|THE VALUE OF SCIENCE|
Chapter IX. The Future of Mathematical Physics
MEMBER OF THE INSTITUTE OF FRANCE
The Principles and Experiment.—In the midst of so much ruin, what remains standing? The principle of least action is hitherto intact, and Larmor appears to believe that it will long survive the others; in reality, it is still more vague and more general.
In presence of this general collapse of the principles, what attitude will mathematical physics take? And first, before too much excitement, it is proper to ask if all that is really true. All these derogations to the principles are encountered only among infinitesimals; the microscope is necessary to see the Brownian movement; electrons are very light; radium is very rare, and one never has more than some milligrams of it at a time. And, then, it may be asked whether, besides the infinitesimal seen, there was not another infinitesimal unseen counterpoise to the first.
So there is an interlocutory question, and, as it seems, only experiment can solve it. We shall, therefore, only have to hand over the matter to the experimenters, and, while waiting for them to finally decide the debate, not to preoccupy ourselves with these disquieting problems, and to tranquilly continue our work as if the principles were still uncontested. Certes, we have much to do without leaving the domain where they may be applied in all security; we have enough to employ our activity during this period of doubts.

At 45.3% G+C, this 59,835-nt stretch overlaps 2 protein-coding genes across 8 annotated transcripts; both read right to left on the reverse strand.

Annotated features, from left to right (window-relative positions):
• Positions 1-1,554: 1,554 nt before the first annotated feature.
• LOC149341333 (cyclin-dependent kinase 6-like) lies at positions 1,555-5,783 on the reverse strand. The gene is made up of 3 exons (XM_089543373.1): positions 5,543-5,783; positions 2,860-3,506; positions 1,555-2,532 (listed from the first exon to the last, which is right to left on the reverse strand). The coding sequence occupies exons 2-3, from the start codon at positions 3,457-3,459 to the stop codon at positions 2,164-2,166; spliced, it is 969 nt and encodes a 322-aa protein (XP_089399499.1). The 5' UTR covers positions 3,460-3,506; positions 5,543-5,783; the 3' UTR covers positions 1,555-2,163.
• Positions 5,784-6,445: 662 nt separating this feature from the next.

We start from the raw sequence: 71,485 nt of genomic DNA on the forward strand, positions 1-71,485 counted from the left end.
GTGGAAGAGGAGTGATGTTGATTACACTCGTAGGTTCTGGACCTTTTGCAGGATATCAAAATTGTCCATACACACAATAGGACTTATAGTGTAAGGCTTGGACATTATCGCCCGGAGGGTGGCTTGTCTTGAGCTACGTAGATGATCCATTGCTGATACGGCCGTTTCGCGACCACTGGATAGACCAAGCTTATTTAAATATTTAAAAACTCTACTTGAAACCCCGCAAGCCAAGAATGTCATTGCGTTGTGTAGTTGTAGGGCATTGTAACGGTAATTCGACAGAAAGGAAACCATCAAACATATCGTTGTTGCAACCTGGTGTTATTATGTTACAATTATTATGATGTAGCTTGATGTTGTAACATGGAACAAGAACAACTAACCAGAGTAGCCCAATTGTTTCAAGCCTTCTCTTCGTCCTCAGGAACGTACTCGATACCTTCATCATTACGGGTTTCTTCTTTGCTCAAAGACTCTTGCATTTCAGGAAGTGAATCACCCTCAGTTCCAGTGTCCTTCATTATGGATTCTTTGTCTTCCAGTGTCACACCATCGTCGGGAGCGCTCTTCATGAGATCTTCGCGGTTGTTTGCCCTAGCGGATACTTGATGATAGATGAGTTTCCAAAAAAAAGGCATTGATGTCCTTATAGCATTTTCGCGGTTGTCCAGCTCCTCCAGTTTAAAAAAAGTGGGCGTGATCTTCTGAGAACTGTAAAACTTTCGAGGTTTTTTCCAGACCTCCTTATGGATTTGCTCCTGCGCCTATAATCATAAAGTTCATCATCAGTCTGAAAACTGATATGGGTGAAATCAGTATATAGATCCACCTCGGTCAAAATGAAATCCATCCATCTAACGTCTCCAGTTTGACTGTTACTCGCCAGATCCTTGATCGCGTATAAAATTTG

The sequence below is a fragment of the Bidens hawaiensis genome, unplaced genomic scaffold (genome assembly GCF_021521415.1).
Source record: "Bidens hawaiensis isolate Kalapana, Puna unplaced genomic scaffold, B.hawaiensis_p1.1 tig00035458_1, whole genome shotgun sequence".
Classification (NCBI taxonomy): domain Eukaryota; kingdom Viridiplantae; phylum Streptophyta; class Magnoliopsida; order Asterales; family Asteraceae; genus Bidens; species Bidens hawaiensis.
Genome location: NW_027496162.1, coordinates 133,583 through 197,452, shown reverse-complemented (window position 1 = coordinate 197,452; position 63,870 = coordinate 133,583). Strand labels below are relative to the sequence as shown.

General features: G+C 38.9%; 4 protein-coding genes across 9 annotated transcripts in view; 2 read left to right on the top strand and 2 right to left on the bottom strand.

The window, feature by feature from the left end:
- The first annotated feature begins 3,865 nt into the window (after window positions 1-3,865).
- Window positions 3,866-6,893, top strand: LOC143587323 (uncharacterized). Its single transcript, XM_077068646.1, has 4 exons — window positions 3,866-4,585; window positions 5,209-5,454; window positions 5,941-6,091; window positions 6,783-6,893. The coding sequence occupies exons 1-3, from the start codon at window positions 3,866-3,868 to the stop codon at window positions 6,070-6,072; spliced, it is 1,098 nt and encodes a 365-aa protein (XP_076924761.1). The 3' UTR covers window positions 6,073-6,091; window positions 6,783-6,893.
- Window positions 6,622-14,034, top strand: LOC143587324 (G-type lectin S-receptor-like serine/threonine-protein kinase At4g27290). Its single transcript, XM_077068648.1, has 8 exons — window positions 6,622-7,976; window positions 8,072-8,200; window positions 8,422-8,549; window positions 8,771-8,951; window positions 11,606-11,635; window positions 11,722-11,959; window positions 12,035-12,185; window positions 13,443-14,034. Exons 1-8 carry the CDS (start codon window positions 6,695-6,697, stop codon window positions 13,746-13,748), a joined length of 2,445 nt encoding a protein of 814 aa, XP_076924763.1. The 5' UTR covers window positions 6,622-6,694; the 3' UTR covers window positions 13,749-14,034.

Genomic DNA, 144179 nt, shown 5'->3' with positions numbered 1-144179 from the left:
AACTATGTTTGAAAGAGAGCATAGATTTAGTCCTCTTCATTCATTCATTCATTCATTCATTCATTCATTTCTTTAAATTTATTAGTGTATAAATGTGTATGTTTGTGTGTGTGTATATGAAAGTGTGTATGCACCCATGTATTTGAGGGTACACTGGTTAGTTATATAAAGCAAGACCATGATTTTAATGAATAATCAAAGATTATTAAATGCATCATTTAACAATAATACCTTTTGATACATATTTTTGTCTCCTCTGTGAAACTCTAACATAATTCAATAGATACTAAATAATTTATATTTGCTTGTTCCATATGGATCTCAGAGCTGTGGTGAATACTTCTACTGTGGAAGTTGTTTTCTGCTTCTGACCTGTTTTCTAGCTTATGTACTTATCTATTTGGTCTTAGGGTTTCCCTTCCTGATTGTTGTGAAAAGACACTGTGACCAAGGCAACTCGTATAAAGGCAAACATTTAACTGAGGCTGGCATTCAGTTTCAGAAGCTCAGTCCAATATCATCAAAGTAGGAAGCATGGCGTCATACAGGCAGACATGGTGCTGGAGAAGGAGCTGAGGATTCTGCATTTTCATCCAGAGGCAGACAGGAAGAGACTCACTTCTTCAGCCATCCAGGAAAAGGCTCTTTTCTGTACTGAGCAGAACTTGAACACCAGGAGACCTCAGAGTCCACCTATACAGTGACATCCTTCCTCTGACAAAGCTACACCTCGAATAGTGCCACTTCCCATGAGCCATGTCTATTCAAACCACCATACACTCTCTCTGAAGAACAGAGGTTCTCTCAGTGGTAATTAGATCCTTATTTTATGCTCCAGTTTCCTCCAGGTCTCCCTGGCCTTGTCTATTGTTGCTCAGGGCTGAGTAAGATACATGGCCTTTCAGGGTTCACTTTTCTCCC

The Rôle of the Analyst.—And as to these doubts, is it indeed true that we can do nothing to disembarrass science of them? It must indeed be said, it is not alone experimental physics that has given birth to them; mathematical physics has well contributed. It is the experimenters who have seen radium throw out energy, but it is the theorists who have put in evidence all the difficulties raised by the propagation of light across a medium in motion; but for these it is probable we should not have become conscious of them. Well, then, if they have done their best to put us into this embarrassment, it is proper also that they help us to get out of it.
They must subject to critical examination all these new views I have just outlined before you, and abandon the principles only after having made a loyal effort to save them. What can they do in this sense? That is what I will try to explain.